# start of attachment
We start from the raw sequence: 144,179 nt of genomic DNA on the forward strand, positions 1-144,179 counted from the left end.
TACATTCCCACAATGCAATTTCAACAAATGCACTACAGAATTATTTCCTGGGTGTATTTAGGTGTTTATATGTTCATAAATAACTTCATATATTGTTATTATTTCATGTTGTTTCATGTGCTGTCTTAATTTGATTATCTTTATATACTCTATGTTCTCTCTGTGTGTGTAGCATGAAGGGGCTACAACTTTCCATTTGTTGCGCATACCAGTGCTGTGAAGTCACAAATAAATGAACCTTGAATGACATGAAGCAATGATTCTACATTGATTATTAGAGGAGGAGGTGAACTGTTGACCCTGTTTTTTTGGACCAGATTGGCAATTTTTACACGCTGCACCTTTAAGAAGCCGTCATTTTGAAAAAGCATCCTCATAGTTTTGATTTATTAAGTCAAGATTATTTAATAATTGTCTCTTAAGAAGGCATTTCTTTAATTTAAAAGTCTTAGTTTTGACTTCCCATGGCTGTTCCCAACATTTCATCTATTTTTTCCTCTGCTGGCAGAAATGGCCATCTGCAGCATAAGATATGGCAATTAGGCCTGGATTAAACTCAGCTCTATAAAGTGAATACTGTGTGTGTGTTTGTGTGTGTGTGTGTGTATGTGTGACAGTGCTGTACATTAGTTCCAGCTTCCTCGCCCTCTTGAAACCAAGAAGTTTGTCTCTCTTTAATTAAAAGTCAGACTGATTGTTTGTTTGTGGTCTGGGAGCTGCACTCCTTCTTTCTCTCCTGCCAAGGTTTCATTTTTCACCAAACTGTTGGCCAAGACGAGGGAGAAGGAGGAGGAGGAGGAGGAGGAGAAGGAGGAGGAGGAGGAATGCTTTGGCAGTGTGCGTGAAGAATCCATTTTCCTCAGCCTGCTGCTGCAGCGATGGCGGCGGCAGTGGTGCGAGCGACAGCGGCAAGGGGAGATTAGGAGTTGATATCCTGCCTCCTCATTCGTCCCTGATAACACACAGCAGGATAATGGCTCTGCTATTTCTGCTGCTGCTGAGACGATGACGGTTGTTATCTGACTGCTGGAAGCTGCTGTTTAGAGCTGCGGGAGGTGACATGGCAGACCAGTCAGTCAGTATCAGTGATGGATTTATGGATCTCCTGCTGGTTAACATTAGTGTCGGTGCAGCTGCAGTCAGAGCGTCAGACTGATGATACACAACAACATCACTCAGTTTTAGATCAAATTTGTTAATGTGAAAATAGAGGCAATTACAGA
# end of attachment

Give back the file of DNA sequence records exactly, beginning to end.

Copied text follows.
We start from the raw sequence: 144,179 nt of genomic DNA on the forward strand, positions 1-144,179 counted from the left end.
TACATTCCCACAATGCAATTTCAACAAATGCACTACAGAATTATTTCCTGGGTGTATTTAGGTGTTTATATGTTCATAAATAACTTCATATATTGTTATTATTTCATGTTGTTTCATGTGCTGTCTTAATTTGATTATCTTTATATACTCTATGTTCTCTCTGTGTGTGTAGCATGAAGGGGCTACAACTTTCCATTTGTTGCGCATACCAGTGCTGTGAAGTCACAAATAAATGAACCTTGAATGACATGAAGCAATGATTCTACATTGATTATTAGAGGAGGAGGTGAACTGTTGACCCTGTTTTTTTGGACCAGATTGGCAATTTTTACACGCTGCACCTTTAAGAAGCCGTCATTTTGAAAAAGCATCCTCATAGTTTTGATTTATTAAGTCAAGATTATTTAATAATTGTCTCTTAAGAAGGCATTTCTTTAATTTAAAAGTCTTAGTTTTGACTTCCCATGGCTGTTCCCAACATTTCATCTATTTTTTCCTCTGCTGGCAGAAATGGCCATCTGCAGCATAAGATATGGCAATTAGGCCTGGATTAAACTCAGCTCTATAAAGTGAATACTGTGTGTGTGTTTGTGTGTGTGTGTGTGTATGTGTGACAGTGCTGTACATTAGTTCCAGCTTCCTCGCCCTCTTGAAACCAAGAAGTTTGTCTCTCTTTAATTAAAAGTCAGACTGATTGTTTGTTTGTGGTCTGGGAGCTGCACTCCTTCTTTCTCTCCTGCCAAGGTTTCATTTTTCACCAAACTGTTGGCCAAGACGAGGGAGAAGGAGGAGGAGGAGGAGGAGGAGAAGGAGGAGGAGGAGGAATGCTTTGGCAGTGTGCGTGAAGAATCCATTTTCCTCAGCCTGCTGCTGCAGCGATGGCGGCGGCAGTGGTGCGAGCGACAGCGGCAAGGGGAGATTAGGAGTTGATATCCTGCCTCCTCATTCGTCCCTGATAACACACAGCAGGATAATGGCTCTGCTATTTCTGCTGCTGCTGAGACGATGACGGTTGTTATCTGACTGCTGGAAGCTGCTGTTTAGAGCTGCGGGAGGTGACATGGCAGACCAGTCAGTCAGTATCAGTGATGGATTTATGGATCTCCTGCTGGTTAACATTAGTGTCGGTGCAGCTGCAGTCAGAGCGTCAGACTGATGATACACAACAACATCACTCAGTTTTAGATCAAATTTGTTAATGTGAAAATAGAGGCAATTACAGA